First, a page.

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resolution. So, the conversion from analog to digital loses some information and introduces some distortion into the signal. The magnitude of this error is random, with values up to ±LSB.

Fig. 18.13 FFT diagram of a multi-bit ADC with a sampling frequency FS
If we divide the fundamental amplitude by the RMS sum of all the frequencies representing noise, we obtain the signal to noise ratio (SNR). For an N-bit ADC, SNR = 6.02N + 1.76dB. To improve the SNR in a conventional ADC (and consequently the accuracy of signal reproduction) you must increase the number of bits. Consider again the above example, but with a sampling frequency increased by the oversampling ratio k, to kFs (Fig.18.14). An FFT analysis shows that the noise floor has dropped. SNR is the same as before, but the noise energy has been spread over a wider frequency range. Sigma-delta converters exploit this effect by following the 1-bit ADC with a digital filter (Fig.18.14). The RMS noise is less, because most of the noise passes through the digital filter. This action enables sigma-delta converters to achieve wide dynamic range from a low-resolution ADC.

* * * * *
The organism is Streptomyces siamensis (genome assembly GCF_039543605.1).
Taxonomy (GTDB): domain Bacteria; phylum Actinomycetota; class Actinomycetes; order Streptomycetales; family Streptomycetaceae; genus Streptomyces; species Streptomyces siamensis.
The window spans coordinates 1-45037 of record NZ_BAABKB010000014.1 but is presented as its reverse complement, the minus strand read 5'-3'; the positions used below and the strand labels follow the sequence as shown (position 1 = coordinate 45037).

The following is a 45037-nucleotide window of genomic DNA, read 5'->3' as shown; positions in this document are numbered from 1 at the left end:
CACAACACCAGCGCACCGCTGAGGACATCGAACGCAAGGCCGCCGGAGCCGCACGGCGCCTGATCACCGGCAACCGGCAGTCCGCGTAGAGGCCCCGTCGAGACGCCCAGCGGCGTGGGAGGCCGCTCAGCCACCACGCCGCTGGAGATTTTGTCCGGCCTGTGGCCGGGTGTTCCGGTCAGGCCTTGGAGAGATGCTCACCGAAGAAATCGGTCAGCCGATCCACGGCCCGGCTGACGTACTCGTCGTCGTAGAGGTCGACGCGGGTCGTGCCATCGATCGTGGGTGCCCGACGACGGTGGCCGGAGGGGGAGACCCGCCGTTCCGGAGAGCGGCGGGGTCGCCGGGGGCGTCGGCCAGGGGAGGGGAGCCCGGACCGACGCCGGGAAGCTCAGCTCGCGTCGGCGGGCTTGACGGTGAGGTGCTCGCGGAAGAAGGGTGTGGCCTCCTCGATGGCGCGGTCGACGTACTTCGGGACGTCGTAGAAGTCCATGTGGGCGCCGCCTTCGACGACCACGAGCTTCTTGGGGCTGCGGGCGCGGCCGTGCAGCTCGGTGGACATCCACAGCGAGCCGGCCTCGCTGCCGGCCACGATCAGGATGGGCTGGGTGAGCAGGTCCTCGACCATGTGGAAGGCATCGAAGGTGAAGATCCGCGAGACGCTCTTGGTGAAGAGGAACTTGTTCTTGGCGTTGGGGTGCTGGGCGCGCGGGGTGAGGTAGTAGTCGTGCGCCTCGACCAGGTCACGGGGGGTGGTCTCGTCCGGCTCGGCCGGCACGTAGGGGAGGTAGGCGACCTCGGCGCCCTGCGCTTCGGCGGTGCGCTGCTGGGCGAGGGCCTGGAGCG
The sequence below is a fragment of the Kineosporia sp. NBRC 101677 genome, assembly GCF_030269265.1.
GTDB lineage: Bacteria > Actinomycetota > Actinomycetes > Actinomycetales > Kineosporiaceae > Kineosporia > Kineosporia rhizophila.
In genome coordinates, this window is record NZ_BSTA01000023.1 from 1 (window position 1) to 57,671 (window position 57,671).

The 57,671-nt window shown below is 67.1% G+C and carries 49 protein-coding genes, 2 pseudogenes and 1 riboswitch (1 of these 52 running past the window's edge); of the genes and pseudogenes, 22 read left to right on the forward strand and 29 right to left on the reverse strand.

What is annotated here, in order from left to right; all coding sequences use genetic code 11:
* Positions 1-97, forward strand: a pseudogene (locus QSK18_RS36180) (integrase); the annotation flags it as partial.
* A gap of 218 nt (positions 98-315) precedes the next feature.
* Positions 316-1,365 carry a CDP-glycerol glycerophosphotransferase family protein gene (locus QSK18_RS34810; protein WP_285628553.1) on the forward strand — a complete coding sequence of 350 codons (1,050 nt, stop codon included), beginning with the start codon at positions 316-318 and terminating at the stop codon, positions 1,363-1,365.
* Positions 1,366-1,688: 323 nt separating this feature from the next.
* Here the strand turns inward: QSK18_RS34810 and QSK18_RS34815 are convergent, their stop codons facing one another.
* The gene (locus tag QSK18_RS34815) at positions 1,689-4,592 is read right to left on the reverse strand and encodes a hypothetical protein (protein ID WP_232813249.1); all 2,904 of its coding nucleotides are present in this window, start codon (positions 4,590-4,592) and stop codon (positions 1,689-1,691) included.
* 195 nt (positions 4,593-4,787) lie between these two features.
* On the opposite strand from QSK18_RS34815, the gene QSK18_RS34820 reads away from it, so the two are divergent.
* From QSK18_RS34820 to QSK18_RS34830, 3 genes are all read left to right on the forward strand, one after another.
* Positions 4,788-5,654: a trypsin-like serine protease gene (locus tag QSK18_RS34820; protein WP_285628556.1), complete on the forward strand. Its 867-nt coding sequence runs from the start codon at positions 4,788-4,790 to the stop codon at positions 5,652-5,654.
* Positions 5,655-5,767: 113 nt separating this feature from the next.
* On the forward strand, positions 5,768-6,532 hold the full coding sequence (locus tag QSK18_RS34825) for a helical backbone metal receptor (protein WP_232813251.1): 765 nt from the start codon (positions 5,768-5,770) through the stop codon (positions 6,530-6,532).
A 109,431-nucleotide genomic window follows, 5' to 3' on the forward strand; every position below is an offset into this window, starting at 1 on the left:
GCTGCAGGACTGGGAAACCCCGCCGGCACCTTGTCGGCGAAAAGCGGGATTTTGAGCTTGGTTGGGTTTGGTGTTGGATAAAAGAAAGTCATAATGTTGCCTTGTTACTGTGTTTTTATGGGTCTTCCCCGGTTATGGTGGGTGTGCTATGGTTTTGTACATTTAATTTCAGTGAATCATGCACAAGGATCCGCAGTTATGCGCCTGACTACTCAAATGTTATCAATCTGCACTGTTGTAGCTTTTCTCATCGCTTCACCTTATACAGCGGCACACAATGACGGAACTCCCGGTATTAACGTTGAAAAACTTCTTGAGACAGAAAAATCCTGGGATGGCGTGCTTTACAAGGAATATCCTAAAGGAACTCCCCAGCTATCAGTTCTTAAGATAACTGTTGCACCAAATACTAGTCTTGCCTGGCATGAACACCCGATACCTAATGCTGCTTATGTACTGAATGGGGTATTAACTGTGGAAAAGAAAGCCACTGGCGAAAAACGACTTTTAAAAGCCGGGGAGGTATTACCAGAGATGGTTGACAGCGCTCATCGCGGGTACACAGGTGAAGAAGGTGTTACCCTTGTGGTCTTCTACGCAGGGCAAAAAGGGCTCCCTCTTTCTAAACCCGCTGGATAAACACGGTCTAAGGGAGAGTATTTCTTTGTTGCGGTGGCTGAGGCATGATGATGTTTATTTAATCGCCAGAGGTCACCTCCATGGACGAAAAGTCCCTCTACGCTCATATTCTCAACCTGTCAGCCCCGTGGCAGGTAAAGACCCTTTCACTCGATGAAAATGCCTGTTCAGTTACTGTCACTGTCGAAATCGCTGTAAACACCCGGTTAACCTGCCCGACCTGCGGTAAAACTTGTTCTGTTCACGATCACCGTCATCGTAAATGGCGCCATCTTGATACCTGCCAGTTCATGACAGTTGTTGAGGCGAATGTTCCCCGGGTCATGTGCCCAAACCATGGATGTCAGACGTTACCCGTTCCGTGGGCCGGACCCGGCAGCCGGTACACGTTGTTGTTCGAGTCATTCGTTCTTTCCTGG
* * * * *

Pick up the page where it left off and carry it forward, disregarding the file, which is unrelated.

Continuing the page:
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Fig. 18.14 FFT diagram of a multi-bit ADC with a sampling frequency kFS and effect of Digital Filter on Noise Bandwidth

Noise Shaping